Latest Geology of Mercury Stories
Ten years ago, on August 3, 2004, NASA’s MESSENGER spacecraft blasted off from Cape Canaveral, Florida, for a risky mission that would take the small satellite dangerously close to Mercury’s surface, paving the way for an ambitious study of the planet closest to the Sun.
NASA has recently discovered a very strange planet. Its days are twice as long as its years. It has a tail like a comet. It is hot enough to melt lead, yet capped by deposits of ice. And to top it all off ... it appears to be pink.
Seven years ago, on August 3, 2004, MESSENGER left Earth aboard a three-stage Boeing Delta II rocket to begin a journey that would take it more than 15 laps through the solar system, through six planetary flybys, and ultimately into orbit around Mercury.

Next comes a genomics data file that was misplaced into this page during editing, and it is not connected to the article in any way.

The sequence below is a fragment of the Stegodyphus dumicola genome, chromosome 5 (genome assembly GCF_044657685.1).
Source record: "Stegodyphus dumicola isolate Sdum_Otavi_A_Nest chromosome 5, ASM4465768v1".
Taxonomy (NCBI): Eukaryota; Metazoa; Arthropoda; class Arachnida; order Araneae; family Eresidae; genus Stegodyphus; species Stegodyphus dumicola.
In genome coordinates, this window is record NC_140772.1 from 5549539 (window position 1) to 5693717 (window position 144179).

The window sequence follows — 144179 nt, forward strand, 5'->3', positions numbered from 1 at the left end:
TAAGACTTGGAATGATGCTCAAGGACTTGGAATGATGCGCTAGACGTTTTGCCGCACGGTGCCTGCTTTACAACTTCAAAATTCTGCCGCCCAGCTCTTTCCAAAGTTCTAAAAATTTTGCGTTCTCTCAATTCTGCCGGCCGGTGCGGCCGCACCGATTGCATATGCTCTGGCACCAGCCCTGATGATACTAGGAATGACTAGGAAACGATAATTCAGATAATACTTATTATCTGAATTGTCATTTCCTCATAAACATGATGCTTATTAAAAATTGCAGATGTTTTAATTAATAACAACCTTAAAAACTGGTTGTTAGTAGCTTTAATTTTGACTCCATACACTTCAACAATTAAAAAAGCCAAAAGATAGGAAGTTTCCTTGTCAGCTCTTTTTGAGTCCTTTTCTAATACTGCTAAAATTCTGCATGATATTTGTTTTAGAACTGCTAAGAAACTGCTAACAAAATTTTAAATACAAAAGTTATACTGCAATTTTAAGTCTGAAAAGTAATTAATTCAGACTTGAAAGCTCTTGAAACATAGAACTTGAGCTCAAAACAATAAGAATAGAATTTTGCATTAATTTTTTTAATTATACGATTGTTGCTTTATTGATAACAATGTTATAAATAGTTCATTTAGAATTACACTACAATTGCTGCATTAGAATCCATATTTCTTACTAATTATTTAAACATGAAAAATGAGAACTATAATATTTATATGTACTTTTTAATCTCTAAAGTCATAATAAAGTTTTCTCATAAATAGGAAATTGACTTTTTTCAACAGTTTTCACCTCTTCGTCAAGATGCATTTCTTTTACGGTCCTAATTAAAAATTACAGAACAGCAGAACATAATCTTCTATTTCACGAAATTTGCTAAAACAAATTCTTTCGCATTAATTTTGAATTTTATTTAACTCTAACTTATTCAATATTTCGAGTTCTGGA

On May 6th, MESSENGER began its 100th orbit around Mercury.
The solar system's innermost planets are about to put on a beautiful show.
The planets Mercury and Venus will put on a good show for skywatchers throughout April, according to the editors of StarDate magazine.
WASHINGTON, April 30 /PRNewswire-USNewswire/ -- A NASA spacecraft gliding over the surface of Mercury has revealed that the planet's atmosphere, the interaction of its surrounding magnetic field with the solar wind, and its geological past display greater levels of activity than scientists first suspected.
It is now only slightly more than three weeks before the MESSENGER spacecraft flies by Mercury for the second time.
Scientists have argued about the origins of Mercury's smooth plains and the source of its magnetic field for more than 30 years.
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